As if this weren't enough info about violets, did you know that pansies are actually domesticated violets?



April 15, 2014

Today we want to give a big "Welcome Back" to Joe Willis, an avid photographer, blogger, and Feather River College instructor. Joe is also available to lead individuals and small groups on natural history hikes in the area.

Joe sent this great photo of Indian Rhubarb in bloom - and it features a Goldenrod Crab Spider eating a hornet.


April 7, 2014

Hello again everyone. We've had some unusual spring weather this year. Since we last posted, we had almost a week of storms; dropping anywhere from a few inches to a couple of feet of snow all around Plumas County. We're sooooo happy! More rain and snow means not only more wildflowers to enjoy, but more water in our lakes and streams for our summer visitors.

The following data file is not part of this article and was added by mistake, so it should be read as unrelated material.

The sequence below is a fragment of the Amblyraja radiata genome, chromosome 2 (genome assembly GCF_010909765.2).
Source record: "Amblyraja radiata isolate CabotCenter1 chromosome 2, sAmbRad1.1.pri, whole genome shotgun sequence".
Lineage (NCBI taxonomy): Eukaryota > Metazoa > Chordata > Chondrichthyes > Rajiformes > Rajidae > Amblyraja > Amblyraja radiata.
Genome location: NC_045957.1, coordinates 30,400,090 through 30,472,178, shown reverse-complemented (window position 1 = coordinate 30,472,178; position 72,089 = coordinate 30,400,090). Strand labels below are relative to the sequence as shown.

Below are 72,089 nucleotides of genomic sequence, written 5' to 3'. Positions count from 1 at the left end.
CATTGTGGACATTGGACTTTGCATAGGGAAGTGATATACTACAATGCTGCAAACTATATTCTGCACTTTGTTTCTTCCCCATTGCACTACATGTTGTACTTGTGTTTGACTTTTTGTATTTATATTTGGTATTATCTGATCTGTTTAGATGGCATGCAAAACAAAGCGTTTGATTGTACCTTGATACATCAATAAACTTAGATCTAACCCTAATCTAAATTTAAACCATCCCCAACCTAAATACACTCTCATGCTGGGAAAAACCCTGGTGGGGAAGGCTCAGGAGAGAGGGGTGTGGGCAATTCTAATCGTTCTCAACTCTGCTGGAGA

Now for a couple of reports. Mike Nellor checked in to send more notes and photos. Over the weekend, Mike hiked to a spot called Hungarian Mine - just off Bucks Lake Road west of Quincy. Mike says it's across the road from the equestrian center.

These are
gooseberries, wild current, and mushrooms.

 

 

 

 

 

 

 

 

 

 

 

 


 

 

Mike was in the Deans Valley area again on April 3 and sent these photos of Fawn Lillies and a fox on the run.

 

 

 

 

 

 

 

 

 


 

 

 

 

 

 

 

 


 


March 17, 2014  
We received our first report of the year from Mike Nellor and "Grady the Wonder Dog" this morning. He called these his "spring bouquet."
 

These photos were taken at the confluence of Meadow Valley and Rock Creeks - off Dean's Valley Rd off Bucks Lake Rd, just west of Quincy.
 




Mike didn't include identification for any of these, so we're just going to enjoy them. If you have a guess or know what these are, please feel free to drop us a note at the link above.


As usual, please click on the images to see them full-size.